More Barks in Parks


Dog parks are popular options for parks planning new amenities, and there are several reasons why, according to dog park experts and designers. Certainly, the pandemic fueled demand in the past few years, but a surge in the number of off-leash dog parks in the U.S. existed even earlier.

In their latest survey on dog parks, the Trust for Public Land indicated that from 2009 to 2020, the number of dedicated off-leash dog parks in the U.S. increased by over 42% to more than 800.

“This increase is due to several factors and is a reflection of a population shifting closer to more urbanized areas, where there is a lack of open spaces for dog owners to exercise their pets safely,” said John Sarver, director of design for an Indianapolis-based company specializing in dog park design and operations as well as manufacturing dog-related products. “In the past, dog parks were situated in more remote areas,” Sarver continued, “but we are now seeing a transition to putting the park closer to other, more mainstream and denser populations, and making it more of a focal point in the community.

“For many dog owners,” Sarver continued, “having access to dog parks is crucial to providing quality care for their pets. Off-leash dog parks in particular are becoming the most popular type of park in America’s largest cities. This is because they provide dog owners with a safe and fenced space where their dogs can run free and socialize with other animals. In addition, the parks often contain dog-specific amenities such as drinking fountains, waste disposal areas, shaded seating areas and agility-training zones.”

Gyms for Dogs
Photo Courtesy of Gyms for Dogs

“Another reason for the surge in the number of dog parks is that pet ownership in general has seen a steady increase for the past 30 years or so,” said Nora VandenBerghe, managing partner of a Seattle-based dog park design and equipment manufacturer, “especially now with millennials and Gen X. A lot of younger folks are either deciding to not have children or pushing it out to later in life, and during that time have become pet owners.”

Meanwhile, people are treating their “furry friends” like family, she said, “So, as open spaces decrease, even in rural areas of farmland, there is a trend where people from those areas are moving into smaller communities, or eventually to suburban or urban areas, where open space is needed for their pets.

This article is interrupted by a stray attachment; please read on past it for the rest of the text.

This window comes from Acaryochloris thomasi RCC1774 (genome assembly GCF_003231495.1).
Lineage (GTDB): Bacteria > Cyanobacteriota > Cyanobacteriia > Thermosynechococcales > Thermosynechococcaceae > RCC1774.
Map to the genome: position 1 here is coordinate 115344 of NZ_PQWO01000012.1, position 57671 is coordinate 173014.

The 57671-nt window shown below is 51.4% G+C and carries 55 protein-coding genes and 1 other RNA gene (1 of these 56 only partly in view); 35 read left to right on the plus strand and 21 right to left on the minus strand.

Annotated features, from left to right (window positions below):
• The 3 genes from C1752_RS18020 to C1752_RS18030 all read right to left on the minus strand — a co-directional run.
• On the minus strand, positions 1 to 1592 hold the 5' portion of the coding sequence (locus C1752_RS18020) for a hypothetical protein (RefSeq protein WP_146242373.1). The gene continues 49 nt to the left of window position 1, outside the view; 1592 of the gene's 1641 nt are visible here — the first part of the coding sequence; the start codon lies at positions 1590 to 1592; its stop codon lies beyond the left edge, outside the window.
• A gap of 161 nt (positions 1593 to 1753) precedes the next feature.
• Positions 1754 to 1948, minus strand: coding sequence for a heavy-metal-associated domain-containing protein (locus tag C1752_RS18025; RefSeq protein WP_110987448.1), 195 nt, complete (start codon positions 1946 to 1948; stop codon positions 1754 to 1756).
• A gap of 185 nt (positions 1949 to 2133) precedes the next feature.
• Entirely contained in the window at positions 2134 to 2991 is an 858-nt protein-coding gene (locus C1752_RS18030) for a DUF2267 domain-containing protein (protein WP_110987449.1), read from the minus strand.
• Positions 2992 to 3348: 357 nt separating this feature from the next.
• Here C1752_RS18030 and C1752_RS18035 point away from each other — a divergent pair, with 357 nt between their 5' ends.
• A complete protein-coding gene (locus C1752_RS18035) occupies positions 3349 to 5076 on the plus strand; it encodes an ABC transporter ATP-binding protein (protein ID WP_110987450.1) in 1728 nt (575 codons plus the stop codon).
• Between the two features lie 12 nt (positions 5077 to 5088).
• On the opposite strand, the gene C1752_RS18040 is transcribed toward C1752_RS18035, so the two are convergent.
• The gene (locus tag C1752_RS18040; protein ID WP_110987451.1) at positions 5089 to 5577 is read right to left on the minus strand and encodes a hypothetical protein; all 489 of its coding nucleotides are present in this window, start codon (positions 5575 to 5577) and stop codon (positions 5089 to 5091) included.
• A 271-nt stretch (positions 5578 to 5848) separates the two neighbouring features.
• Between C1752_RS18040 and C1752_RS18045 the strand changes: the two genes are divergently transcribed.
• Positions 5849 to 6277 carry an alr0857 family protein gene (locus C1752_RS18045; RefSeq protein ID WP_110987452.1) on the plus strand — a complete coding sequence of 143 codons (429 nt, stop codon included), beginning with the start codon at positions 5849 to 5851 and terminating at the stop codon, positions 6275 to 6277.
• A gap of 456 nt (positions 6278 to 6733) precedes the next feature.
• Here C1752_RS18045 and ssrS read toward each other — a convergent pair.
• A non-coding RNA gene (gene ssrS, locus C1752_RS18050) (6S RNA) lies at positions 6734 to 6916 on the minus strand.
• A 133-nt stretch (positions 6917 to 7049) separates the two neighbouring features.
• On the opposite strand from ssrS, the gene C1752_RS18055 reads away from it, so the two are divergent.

“What we’ve seen in the past decade,” VandenBerghe continued, “is where many of these new developments, whether apartment communities or condominiums—the vast majority of them that are being designed and built now are including dog parks. Dog parks in those types of communities used to be an afterthought. But there is an understanding that residents who have pets require some kind of green space for those pets. So, we are seeing site plans from architects who are including dog parks in their plans. That’s been an interesting shift.”

Gone are the days when only homeowners could have dogs. Many multi-family communities are lifting restrictions, allowing more and more people to bring canine companions into their homes. Flexible work schedules have also increased people’s capabilities for pet ownership. “People want their dogs to have a space to run, play and socialize, and dog parks are the perfect solution to meet these needs. It’s all about giving our canine companions the best life possible,” said Mimi Marler, marketing director of a Chattanooga, Tenn.-based manufacturer of commercial grade outdoor recreation products.

Dog parks offer recreational opportunities for the entire community—human and canine. They are typically inclusive and accessible, and they are not age-specific. “Indeed, dog parks are intergenerational too, and so are aligned to the trend in families staying and playing together that has only grown since COVID,” said Anne-Marie Spencer, corporate vice president, marketing, of a Chattanooga, Tenn.-based park design and structure manufacturing company.